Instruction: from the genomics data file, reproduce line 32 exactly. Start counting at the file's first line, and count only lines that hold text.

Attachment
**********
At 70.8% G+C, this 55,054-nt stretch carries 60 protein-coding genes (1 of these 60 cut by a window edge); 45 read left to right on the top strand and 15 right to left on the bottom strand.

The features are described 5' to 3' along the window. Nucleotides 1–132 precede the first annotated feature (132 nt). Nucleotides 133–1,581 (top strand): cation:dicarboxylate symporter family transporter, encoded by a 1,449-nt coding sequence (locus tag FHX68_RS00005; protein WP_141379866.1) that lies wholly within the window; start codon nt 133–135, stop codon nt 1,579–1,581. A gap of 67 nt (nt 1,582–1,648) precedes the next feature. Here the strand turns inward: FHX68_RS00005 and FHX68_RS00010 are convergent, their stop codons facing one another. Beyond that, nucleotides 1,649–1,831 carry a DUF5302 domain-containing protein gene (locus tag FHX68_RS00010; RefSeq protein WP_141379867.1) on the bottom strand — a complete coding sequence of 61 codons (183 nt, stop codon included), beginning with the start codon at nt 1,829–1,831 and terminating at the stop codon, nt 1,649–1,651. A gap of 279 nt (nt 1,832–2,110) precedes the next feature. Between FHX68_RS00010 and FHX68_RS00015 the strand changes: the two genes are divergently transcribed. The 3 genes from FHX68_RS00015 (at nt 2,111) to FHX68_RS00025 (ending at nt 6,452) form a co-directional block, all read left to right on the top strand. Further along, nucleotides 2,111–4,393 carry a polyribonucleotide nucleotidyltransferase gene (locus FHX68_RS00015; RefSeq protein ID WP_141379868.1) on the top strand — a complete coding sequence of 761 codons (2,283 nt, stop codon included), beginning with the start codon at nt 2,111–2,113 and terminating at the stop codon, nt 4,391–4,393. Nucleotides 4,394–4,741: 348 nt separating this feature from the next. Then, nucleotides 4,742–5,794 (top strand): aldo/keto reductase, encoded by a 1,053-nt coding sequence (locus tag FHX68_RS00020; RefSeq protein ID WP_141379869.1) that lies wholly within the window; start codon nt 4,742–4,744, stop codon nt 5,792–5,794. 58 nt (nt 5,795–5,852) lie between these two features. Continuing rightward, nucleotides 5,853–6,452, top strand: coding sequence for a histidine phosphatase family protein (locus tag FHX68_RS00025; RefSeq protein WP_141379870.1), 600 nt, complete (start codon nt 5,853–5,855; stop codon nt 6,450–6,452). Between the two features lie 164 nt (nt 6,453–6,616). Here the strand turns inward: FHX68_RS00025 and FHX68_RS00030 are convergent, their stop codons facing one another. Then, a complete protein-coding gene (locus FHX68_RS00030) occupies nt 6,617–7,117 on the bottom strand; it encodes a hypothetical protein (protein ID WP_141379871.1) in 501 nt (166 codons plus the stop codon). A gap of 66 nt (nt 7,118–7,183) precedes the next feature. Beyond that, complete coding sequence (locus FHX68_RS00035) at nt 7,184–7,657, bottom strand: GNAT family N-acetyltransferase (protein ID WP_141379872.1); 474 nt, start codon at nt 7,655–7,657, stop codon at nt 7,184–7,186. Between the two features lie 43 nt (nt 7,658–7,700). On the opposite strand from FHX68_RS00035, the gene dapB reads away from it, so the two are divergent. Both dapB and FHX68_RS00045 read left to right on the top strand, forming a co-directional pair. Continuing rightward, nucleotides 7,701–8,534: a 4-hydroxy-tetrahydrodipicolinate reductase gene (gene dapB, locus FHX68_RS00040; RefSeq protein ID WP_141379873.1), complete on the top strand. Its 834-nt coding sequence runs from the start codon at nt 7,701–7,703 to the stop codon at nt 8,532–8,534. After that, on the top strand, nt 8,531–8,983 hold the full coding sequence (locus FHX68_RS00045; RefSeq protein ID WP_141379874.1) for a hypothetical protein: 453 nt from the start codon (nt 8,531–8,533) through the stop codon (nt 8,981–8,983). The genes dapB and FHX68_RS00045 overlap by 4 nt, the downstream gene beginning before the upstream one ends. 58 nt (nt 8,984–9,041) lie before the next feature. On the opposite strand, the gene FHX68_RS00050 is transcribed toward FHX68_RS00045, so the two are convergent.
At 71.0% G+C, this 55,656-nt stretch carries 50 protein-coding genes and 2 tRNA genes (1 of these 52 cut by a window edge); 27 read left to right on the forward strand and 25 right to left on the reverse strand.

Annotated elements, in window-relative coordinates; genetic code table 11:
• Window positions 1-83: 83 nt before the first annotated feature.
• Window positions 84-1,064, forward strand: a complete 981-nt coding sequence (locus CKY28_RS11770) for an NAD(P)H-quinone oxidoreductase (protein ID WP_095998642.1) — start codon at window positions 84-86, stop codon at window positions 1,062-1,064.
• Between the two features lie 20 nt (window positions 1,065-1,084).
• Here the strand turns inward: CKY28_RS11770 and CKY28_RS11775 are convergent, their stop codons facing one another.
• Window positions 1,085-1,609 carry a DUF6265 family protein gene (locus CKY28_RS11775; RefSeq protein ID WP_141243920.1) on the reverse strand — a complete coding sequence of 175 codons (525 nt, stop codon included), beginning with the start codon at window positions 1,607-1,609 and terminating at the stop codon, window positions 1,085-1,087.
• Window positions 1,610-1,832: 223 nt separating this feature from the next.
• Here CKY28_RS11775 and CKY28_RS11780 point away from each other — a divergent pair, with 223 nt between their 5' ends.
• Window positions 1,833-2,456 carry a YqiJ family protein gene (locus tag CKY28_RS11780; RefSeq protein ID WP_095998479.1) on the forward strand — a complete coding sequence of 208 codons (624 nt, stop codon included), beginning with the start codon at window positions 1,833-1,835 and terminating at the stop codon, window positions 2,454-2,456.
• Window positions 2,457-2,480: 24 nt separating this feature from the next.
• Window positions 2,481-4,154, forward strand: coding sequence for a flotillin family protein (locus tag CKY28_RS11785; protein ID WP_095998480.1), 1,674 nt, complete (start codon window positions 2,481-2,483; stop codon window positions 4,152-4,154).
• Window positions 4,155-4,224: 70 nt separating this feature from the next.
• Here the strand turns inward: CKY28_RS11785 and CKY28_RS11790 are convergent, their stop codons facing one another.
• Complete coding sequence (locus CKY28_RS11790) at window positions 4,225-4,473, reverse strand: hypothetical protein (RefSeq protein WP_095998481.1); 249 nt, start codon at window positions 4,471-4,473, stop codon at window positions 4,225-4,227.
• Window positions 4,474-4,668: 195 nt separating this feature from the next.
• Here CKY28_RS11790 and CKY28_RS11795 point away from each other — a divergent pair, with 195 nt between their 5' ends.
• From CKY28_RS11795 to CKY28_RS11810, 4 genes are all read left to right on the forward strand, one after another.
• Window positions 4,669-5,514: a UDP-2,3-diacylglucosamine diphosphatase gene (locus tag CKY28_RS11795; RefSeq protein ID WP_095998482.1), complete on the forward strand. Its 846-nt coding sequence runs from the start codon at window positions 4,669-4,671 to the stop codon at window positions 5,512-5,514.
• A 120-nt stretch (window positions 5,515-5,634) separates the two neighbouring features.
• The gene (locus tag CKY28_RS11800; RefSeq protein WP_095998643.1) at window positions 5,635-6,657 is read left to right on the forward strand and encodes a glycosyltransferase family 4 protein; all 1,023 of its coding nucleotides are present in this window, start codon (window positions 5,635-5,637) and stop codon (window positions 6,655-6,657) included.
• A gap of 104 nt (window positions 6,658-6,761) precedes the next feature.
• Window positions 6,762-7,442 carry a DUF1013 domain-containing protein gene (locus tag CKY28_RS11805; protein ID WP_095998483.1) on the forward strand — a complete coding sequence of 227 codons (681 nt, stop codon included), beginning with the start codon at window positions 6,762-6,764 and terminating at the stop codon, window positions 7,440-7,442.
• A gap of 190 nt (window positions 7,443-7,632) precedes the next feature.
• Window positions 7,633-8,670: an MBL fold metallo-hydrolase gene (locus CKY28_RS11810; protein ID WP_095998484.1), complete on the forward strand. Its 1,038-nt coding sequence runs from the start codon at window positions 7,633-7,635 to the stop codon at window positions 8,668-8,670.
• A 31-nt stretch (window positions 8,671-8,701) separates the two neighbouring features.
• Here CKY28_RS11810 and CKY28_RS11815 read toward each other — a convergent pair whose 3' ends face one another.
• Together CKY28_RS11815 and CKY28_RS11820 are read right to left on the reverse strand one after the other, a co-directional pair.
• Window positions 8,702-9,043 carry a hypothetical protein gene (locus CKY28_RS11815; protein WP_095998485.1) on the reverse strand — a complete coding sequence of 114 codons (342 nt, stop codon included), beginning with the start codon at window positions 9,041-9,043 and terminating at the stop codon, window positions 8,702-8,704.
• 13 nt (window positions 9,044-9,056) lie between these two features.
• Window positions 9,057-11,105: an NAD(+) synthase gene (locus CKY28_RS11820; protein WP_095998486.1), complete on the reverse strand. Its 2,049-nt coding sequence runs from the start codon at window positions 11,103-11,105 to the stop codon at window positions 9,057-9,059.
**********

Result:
• 13 nt (window positions 9,044-9,056) lie between these two features.